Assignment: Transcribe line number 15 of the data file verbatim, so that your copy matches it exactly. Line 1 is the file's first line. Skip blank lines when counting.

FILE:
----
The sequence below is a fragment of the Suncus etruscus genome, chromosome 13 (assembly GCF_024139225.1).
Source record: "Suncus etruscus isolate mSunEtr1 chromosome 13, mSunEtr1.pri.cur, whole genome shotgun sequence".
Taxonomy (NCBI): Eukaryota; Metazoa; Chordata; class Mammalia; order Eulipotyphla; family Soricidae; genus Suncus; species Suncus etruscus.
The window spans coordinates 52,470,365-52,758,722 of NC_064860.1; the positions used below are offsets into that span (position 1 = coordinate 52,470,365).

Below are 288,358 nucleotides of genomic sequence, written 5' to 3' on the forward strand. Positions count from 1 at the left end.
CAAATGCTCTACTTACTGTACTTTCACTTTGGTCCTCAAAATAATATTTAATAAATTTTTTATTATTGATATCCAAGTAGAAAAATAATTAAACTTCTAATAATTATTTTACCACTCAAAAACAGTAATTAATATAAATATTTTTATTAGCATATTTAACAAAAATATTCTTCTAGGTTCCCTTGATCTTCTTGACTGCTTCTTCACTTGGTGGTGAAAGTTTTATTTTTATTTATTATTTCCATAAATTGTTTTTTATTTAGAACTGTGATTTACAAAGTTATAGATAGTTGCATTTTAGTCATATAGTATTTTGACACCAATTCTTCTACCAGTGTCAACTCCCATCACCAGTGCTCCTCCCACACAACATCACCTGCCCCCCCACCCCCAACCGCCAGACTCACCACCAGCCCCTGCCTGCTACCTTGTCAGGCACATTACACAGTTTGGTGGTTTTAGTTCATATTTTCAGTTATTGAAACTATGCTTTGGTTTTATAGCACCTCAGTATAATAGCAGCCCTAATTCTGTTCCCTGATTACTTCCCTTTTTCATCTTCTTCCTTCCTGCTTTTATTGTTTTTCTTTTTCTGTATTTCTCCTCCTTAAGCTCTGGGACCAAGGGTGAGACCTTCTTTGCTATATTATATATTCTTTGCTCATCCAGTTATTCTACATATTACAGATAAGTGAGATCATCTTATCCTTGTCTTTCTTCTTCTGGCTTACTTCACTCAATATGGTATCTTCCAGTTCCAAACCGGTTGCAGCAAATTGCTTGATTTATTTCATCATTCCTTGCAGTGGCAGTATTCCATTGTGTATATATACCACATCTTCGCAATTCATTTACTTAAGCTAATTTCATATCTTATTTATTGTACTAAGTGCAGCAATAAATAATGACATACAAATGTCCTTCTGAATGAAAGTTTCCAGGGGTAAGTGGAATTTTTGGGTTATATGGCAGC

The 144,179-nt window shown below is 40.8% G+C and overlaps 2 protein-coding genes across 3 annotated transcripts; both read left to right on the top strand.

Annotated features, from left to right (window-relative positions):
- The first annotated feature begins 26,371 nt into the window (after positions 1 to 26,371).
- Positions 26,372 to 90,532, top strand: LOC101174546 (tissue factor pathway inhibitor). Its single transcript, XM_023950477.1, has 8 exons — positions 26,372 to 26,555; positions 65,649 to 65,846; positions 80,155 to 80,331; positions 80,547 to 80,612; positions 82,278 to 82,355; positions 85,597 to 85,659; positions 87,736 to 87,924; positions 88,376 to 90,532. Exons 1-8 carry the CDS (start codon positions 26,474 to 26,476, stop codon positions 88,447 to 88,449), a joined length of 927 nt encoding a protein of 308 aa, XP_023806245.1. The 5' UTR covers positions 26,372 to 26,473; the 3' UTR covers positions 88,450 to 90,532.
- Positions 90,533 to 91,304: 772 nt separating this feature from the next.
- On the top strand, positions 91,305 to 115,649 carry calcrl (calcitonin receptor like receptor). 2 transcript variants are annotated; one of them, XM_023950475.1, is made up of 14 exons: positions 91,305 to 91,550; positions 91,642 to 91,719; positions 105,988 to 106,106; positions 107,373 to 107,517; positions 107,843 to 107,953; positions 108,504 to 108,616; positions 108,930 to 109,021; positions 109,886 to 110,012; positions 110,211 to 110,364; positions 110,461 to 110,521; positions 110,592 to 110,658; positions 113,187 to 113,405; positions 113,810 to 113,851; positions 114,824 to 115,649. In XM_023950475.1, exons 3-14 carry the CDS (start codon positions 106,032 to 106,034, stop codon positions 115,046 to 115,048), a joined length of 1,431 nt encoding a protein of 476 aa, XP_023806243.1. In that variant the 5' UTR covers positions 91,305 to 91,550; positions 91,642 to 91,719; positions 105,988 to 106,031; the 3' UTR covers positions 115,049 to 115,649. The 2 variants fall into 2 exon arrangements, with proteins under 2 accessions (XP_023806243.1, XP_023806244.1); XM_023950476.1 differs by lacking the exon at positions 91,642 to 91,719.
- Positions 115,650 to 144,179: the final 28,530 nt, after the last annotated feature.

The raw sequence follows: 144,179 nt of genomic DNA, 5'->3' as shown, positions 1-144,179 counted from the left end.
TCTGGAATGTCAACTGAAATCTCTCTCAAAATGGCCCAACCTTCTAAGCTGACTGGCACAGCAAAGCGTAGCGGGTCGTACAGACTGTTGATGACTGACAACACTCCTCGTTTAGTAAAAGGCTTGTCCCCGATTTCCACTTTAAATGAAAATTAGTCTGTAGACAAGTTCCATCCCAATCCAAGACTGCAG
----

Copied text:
TCTGGAATGTCAACTGAAATCTCTCTCAAAATGGCCCAACCTTCTAAGCTGACTGGCACAGCAAAGCGTAGCGGGTCGTACAGACTGTTGATGACTGACAACACTCCTCGTTTAGTAAAAGGCTTGTCCCCGATTTCCACTTTAAATGAAAATTAGTCTGTAGACAAGTTCCATCCCAATCCAAGACTGCAG